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Difficult decisions: fetal intervention in twin gestation
Bridget L. Findlay, M.D., Patricio C. Gargollo, M.D., Candace F. Granberg, M.D.
Mayo Clinic, Rochester, MN

A 36 year old G4P2103 woman with monochorionic diamniotic twin gestation was found to have antenatal bladder outlet obstruction (Figure 1) and oligohydramnios of Twin B on 20 week ultrasound. Bilateral kidneys also appeared to be echogenic (Figure 2). Twin A did not have any abnormalities. There was no history of congenital abnormalities with her other three children and no family history of urologic abnormalities or kidney disease.
Given the implications of bladder outlet obstruction, the patient opted for two rounds of vesicocentesis at 20w5d and 21w1d for Twin B. Urine biochemistry was significant for a markedly elevated Beta 2 microglobulin (>20,000), indicating severe renal damage. Chromosomal FISH/microarray studies were negative. Vesicoamniotic shunt was placed at 21w6d (Figure 3). She was admitted at 24w6d for premature rupture of membranes (PROM) and ultimately developed preeclampsia with severe features, which prompted Caesarean delivery at 30w1d. Twin B was 1090g at birth.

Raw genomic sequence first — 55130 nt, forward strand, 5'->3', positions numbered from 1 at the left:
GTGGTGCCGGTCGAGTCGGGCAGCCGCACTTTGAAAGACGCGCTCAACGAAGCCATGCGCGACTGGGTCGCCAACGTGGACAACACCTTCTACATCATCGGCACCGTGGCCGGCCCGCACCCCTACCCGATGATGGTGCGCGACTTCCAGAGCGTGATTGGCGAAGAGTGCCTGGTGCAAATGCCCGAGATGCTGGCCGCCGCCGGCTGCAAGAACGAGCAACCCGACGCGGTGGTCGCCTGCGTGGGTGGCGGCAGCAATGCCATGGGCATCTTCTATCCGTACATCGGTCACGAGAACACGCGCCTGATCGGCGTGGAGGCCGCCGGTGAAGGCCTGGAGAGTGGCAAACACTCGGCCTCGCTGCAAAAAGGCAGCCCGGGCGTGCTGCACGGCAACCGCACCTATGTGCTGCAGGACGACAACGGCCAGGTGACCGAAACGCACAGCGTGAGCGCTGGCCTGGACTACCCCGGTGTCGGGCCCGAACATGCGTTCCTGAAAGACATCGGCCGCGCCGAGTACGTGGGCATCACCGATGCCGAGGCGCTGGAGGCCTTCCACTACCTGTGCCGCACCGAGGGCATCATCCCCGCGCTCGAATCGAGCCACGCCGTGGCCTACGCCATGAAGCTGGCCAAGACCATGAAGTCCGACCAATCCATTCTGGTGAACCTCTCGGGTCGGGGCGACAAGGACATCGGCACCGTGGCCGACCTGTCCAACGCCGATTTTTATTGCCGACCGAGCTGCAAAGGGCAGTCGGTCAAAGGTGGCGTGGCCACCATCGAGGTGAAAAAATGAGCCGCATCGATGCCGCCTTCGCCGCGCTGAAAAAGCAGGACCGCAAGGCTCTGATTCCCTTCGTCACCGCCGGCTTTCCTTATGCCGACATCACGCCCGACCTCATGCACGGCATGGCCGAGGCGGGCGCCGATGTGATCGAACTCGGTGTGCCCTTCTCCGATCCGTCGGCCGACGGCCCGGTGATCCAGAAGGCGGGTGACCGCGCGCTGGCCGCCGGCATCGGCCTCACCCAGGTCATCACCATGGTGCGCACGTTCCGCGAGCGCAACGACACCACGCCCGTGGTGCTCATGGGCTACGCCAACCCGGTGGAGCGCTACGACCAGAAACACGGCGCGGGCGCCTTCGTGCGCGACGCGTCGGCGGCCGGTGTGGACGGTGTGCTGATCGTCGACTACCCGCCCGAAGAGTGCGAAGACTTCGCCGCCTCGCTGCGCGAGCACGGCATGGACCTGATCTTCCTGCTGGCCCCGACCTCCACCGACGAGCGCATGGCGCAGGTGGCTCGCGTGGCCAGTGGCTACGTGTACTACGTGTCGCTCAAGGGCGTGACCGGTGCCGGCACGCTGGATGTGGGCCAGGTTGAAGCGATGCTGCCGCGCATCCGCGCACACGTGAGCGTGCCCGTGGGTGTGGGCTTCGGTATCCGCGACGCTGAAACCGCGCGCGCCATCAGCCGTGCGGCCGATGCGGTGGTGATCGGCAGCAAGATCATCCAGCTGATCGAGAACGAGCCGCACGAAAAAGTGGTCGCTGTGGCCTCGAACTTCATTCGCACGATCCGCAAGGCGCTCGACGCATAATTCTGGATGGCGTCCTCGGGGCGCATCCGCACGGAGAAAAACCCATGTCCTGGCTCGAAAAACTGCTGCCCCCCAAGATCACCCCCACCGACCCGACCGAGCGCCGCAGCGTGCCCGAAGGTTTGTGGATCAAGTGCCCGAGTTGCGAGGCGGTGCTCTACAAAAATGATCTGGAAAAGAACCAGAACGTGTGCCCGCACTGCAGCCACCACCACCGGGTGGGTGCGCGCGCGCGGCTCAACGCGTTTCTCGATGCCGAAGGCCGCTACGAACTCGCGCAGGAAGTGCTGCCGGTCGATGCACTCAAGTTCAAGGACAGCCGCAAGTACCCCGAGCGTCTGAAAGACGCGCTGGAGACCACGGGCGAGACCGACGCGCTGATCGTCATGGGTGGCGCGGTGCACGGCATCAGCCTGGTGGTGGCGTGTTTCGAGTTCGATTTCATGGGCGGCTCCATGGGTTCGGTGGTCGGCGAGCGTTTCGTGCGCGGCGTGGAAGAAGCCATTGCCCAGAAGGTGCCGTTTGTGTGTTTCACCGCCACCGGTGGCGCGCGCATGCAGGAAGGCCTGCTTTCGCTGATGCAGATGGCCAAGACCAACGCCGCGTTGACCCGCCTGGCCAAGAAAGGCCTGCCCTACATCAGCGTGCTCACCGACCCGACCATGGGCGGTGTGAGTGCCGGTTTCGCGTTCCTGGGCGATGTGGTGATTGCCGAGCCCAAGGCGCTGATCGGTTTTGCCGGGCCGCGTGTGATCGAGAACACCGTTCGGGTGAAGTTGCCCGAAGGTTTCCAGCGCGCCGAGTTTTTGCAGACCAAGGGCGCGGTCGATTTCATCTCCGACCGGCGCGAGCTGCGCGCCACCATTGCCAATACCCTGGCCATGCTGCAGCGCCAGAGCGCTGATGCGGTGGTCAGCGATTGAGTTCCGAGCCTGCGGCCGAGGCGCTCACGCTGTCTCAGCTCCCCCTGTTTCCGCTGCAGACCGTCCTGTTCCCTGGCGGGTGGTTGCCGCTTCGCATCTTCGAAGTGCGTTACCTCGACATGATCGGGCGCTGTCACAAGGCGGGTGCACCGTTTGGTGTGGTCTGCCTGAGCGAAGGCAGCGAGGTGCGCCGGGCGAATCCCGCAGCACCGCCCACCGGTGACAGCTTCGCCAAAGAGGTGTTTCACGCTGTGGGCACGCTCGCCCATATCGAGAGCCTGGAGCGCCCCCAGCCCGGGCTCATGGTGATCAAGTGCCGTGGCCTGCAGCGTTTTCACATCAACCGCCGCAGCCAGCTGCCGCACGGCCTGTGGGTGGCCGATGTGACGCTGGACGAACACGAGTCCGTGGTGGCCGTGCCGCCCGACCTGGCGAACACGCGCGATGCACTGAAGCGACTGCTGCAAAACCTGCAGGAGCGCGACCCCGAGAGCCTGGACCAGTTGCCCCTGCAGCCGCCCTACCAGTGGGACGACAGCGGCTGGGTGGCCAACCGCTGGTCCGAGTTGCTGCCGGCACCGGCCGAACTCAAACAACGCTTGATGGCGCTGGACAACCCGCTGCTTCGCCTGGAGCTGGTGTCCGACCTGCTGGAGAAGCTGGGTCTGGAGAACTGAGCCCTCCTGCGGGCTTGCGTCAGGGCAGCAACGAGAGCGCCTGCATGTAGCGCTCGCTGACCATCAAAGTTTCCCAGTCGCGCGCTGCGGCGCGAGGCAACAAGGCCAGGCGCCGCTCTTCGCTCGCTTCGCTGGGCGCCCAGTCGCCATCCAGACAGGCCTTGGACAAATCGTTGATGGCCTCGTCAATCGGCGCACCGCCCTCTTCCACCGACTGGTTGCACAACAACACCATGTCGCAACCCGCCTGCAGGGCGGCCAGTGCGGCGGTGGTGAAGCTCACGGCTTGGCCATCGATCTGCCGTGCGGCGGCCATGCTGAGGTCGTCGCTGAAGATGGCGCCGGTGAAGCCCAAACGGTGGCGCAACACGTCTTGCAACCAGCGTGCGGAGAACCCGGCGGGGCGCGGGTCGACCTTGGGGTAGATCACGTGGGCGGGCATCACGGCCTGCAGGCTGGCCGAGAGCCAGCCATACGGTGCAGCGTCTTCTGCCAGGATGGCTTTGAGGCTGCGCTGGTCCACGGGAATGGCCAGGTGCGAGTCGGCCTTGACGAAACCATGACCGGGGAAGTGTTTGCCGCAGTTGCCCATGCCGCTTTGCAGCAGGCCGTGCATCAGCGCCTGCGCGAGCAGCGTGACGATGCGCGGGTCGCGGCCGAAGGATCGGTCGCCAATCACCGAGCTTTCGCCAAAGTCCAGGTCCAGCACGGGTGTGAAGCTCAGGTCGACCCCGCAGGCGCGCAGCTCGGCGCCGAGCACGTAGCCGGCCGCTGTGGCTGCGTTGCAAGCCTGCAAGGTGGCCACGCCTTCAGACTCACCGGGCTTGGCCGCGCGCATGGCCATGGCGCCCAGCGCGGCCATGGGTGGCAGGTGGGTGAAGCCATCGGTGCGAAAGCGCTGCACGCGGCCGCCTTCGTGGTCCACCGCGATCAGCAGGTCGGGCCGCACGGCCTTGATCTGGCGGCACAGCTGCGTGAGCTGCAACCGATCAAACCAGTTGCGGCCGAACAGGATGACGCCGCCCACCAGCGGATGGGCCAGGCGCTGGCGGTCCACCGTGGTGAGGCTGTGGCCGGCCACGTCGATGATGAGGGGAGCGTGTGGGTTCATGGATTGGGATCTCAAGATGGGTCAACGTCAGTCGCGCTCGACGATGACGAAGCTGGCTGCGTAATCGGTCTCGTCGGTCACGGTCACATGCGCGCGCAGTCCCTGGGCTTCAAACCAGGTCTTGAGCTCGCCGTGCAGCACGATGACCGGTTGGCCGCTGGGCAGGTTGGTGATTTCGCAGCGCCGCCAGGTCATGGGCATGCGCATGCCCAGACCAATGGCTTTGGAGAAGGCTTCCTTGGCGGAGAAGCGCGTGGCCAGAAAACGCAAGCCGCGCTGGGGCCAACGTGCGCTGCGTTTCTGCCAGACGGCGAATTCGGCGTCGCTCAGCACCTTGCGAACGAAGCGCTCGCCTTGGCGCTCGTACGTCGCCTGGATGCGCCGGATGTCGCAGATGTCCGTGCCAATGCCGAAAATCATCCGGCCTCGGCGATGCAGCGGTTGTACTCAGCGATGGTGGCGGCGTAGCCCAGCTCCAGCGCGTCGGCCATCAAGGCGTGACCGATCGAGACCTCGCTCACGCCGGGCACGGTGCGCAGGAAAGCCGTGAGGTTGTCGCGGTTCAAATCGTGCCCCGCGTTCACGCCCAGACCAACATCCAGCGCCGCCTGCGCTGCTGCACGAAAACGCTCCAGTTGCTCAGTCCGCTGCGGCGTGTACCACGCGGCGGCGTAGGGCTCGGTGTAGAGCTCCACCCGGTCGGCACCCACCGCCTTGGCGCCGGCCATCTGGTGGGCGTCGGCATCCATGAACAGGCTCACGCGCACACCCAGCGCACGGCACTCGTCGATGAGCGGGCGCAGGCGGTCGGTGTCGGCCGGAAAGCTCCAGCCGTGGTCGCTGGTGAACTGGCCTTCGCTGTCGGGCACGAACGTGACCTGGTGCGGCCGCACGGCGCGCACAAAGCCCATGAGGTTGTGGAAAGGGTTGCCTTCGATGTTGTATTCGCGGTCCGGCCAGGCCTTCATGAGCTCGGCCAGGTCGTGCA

Shortly after delivery, he had respiratory distress due to suspected pulmonary hypoplasia requiring intubation. Renal ultrasound demonstrated a cystic, dysplastic right kidney and a markedly echogenic dysplastic left kidney that was not clearly visualized (Figure 4). He was anuric since birth. Attempt to place a 3.5Fr feeding tube into the urethra failed, suggesting urethral atresia. Additionally, he had an imperforate anus, complete absence of sigmoid colon and rectum, and sacral agenesis. Care was withdrawn on the 4th day of life in the setting of rising creatinine and anuria from severe kidney failure and he ultimately passed the following day.




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